Budget Travel Tips

budget travel

We’re less than a week away from heading to Europe and everything is finally booked! I thought it would be interesting to share some of my money saving budget travel tips. After my husband and I came up with the big goal to pay all of our student debt off in the next 2 years, I almost considered canceling our summer trips. All of our flights and two of our hotels were non-refundable, so I didn’t plan on getting that back. But I could have refunded a few hotels and the daily budgeted money could be saved and put on loans. I’m pretty good with handling money and pushing towards financial goals, but turning my back on a pre-planned trip wasn’t going to happen! 

Instead I decided to take it upon myself to create a budget for our trip. To help us stick to our established budget, we focused on finding affordable flights, our accommodation choices, using public transit instead of cabs/uber and grocery shopping instead of eating at restaurants every meal. 

Finding Affordable Flights

I have an entire post dedicated to finding affordable flights and flight deals in this budget travel series. The post is specifically about finding flights to Europe, but it can be applied to pretty much any where you want to go. Click here, if you missed out on it.

Budget Travel: Accommodations

Depending on how you’re traveling (solo, couple, family), you have different options on where you can stay. If you’re traveling as a family, it will definitely be more comfortable and problem most cost effective if you just stick to hotels or give Airbnb a try. There are plenty of decently priced hotels across the globe and it’s totally unnecessary to spend $300+ a night on a room just because you’re on “vacation.” Unless that $300+ room comes with an awesome private beach bungalow or a top floor pent house over looking the city for a special event or occasion, otherwise your money can better be used elsewhere.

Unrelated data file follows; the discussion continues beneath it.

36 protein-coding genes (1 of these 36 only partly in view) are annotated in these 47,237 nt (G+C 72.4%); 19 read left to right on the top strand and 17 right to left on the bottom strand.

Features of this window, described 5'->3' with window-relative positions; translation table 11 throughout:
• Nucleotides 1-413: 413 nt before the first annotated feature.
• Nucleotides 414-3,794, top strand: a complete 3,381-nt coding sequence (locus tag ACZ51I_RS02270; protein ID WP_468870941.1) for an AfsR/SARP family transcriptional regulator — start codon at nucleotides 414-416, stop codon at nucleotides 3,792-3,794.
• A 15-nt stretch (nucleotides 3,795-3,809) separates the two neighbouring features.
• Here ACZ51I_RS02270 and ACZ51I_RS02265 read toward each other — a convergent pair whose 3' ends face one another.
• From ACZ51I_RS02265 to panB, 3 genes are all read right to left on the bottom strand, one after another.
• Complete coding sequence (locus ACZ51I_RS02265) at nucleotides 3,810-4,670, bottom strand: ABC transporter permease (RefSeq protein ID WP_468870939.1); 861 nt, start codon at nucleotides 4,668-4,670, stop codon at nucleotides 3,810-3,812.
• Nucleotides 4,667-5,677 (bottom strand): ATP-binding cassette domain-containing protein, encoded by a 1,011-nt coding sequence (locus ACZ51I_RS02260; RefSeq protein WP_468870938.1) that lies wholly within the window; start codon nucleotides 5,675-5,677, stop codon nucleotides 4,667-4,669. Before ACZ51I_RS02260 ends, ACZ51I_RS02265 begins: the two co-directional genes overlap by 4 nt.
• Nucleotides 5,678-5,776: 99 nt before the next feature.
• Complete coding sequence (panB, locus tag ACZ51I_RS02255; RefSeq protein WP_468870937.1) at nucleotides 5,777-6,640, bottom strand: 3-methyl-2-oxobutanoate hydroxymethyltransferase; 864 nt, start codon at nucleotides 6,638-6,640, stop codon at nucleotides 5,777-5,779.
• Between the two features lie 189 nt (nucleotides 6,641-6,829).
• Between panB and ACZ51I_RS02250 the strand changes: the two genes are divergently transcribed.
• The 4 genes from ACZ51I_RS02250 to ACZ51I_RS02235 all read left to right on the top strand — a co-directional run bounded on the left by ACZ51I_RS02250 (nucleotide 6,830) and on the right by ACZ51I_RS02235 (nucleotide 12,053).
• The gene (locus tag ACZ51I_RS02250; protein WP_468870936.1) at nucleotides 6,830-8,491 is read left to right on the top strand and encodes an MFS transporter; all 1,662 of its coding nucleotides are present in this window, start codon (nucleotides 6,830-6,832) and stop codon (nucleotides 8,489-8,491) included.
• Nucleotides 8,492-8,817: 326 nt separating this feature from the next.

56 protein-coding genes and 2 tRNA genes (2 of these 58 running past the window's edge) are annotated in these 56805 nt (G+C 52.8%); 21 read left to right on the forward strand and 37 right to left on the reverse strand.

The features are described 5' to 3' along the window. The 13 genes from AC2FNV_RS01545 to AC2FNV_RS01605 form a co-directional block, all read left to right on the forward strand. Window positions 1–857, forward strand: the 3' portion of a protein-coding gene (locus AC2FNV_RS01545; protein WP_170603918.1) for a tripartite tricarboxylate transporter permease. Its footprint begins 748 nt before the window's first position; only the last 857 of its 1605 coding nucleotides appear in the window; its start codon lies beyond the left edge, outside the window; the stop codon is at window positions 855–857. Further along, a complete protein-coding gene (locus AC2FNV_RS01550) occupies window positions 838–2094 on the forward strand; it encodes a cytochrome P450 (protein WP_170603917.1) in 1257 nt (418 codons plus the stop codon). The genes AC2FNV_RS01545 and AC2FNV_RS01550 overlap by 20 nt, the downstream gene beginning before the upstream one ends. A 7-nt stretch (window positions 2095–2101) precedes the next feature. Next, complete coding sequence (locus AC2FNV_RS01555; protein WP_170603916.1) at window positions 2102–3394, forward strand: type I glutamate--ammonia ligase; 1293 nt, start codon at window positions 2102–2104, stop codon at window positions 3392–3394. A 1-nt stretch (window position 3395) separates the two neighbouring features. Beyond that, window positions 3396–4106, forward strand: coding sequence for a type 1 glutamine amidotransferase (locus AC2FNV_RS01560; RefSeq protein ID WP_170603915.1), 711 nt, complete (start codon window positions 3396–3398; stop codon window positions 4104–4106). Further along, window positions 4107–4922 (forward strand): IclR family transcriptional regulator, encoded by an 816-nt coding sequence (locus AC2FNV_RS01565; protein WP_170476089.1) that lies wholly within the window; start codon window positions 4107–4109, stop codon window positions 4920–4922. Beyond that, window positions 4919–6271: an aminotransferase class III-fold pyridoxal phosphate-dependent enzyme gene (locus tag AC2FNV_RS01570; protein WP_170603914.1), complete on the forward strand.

If you’re traveling as a couple (such as my husband and I), you have some extra options. You can stay at a hotel or Airbnb as mentioned above, or you can try out hostels. Depending on the city, the cost of a hostel for 2 people can add up to the price of a hotel, so it’s up to you to decide it if seems worth it.

If you’re traveling solo you can do pretty much anything you want! But of course, if you’re looking to hold on to as many coins as possible and still being comfortable, then definitely look into renting a bed at a hostel. There are several hostel rating sites out there, similar to trip advisor (but for hostels), were you can read other travelers reviews, see pictures and more. Hostels seem to range anywhere from $8 USD and up, but on average I’ve noticed $30-$60 for something comfortable. 

Public Transit vs. Uber/Cabs

This is totally dependent on how comfortable to feel taking public transit, if you’re mobile and if have kids tagging along. If you’re by yourself or traveling as a couple, the budget travel option is definitely using the public transit system. When we went to Bangkok, it cost us around $20-$30 USD to catch a cab from the airport to our hotel ( a 30 to 40 minute trip in decent traffic). But on the way back to the airport, we decided to try out the public transit and were able to get their for way under $8 USD. Of course, if you have kids tagging along or someone who has a physical disability, public transit may not be as easy.

Markets vs. Restaurants

Now there is no way I’m going anywhere and not trying out the local restaurants. But is it really necessary to go out for breakfast, lunch and dinner? Some days maybe, but you can save a ton of money by stopping by the local market and picking up some essentials. Unless you have a full kitchen in your accommodations I would stick to oats, bread, fruit and nut butters. We plan on eating one or two meals a day from the market and then enjoying restaurants during the other times.

I hope you found these tips useful! I’ll try to get a part 2 up as soon as we get back from the trip letting you know how our efforts went.

~Melissa P.